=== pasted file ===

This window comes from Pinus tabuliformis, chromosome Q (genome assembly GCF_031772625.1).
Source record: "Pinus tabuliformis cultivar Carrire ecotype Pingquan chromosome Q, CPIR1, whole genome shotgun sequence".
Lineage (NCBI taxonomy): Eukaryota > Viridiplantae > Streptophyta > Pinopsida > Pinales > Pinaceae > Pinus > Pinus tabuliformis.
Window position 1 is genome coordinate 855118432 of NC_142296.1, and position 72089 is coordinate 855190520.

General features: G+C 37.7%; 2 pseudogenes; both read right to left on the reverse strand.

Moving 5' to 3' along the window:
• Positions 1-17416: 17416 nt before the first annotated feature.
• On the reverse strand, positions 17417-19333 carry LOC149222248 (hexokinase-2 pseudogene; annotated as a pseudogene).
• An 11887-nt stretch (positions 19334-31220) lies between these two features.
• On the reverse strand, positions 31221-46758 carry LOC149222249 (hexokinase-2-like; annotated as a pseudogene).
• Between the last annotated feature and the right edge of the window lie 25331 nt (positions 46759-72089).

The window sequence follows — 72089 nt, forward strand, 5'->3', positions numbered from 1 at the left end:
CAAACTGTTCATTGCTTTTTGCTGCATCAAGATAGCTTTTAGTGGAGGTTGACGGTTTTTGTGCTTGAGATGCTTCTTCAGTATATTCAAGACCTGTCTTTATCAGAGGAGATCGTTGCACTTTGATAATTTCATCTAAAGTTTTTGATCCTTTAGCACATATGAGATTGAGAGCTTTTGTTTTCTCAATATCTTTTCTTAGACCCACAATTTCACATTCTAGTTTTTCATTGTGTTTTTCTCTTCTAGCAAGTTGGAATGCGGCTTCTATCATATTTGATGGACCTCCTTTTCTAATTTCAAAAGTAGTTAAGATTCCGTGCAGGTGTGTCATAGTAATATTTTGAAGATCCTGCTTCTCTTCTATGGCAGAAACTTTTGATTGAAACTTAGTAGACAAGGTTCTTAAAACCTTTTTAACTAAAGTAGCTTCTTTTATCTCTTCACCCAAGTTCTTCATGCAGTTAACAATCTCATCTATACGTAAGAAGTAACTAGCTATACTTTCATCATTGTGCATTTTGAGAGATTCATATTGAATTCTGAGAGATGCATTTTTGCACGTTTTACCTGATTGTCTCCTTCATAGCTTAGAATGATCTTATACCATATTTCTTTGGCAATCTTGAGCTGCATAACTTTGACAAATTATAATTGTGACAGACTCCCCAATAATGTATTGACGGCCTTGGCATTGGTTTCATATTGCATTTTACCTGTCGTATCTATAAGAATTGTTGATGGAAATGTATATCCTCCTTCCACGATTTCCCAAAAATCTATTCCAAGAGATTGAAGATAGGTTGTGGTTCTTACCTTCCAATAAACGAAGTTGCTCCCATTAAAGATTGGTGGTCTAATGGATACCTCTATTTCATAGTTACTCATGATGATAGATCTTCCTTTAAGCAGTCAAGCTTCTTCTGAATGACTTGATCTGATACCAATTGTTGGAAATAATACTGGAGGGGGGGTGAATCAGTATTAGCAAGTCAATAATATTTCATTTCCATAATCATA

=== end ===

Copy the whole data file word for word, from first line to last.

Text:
This window comes from Pinus tabuliformis, chromosome Q (genome assembly GCF_031772625.1).
Source record: "Pinus tabuliformis cultivar Carrire ecotype Pingquan chromosome Q, CPIR1, whole genome shotgun sequence".
Lineage (NCBI taxonomy): Eukaryota > Viridiplantae > Streptophyta > Pinopsida > Pinales > Pinaceae > Pinus > Pinus tabuliformis.
Window position 1 is genome coordinate 855118432 of NC_142296.1, and position 72089 is coordinate 855190520.

General features: G+C 37.7%; 2 pseudogenes; both read right to left on the reverse strand.

Moving 5' to 3' along the window:
• Positions 1-17416: 17416 nt before the first annotated feature.
• On the reverse strand, positions 17417-19333 carry LOC149222248 (hexokinase-2 pseudogene; annotated as a pseudogene).
• An 11887-nt stretch (positions 19334-31220) lies between these two features.
• On the reverse strand, positions 31221-46758 carry LOC149222249 (hexokinase-2-like; annotated as a pseudogene).
• Between the last annotated feature and the right edge of the window lie 25331 nt (positions 46759-72089).

The window sequence follows — 72089 nt, forward strand, 5'->3', positions numbered from 1 at the left end:
CAAACTGTTCATTGCTTTTTGCTGCATCAAGATAGCTTTTAGTGGAGGTTGACGGTTTTTGTGCTTGAGATGCTTCTTCAGTATATTCAAGACCTGTCTTTATCAGAGGAGATCGTTGCACTTTGATAATTTCATCTAAAGTTTTTGATCCTTTAGCACATATGAGATTGAGAGCTTTTGTTTTCTCAATATCTTTTCTTAGACCCACAATTTCACATTCTAGTTTTTCATTGTGTTTTTCTCTTCTAGCAAGTTGGAATGCGGCTTCTATCATATTTGATGGACCTCCTTTTCTAATTTCAAAAGTAGTTAAGATTCCGTGCAGGTGTGTCATAGTAATATTTTGAAGATCCTGCTTCTCTTCTATGGCAGAAACTTTTGATTGAAACTTAGTAGACAAGGTTCTTAAAACCTTTTTAACTAAAGTAGCTTCTTTTATCTCTTCACCCAAGTTCTTCATGCAGTTAACAATCTCATCTATACGTAAGAAGTAACTAGCTATACTTTCATCATTGTGCATTTTGAGAGATTCATATTGAATTCTGAGAGATGCATTTTTGCACGTTTTACCTGATTGTCTCCTTCATAGCTTAGAATGATCTTATACCATATTTCTTTGGCAATCTTGAGCTGCATAACTTTGACAAATTATAATTGTGACAGACTCCCCAATAATGTATTGACGGCCTTGGCATTGGTTTCATATTGCATTTTACCTGTCGTATCTATAAGAATTGTTGATGGAAATGTATATCCTCCTTCCACGATTTCCCAAAAATCTATTCCAAGAGATTGAAGATAGGTTGTGGTTCTTACCTTCCAATAAACGAAGTTGCTCCCATTAAAGATTGGTGGTCTAATGGATACCTCTATTTCATAGTTACTCATGATGATAGATCTTCCTTTAAGCAGTCAAGCTTCTTCTGAATGACTTGATCTGATACCAATTGTTGGAAATAATACTGGAGGGGGGGTGAATCAGTATTAGCAAGTCAATAATATTTCATTTCCATAATCATA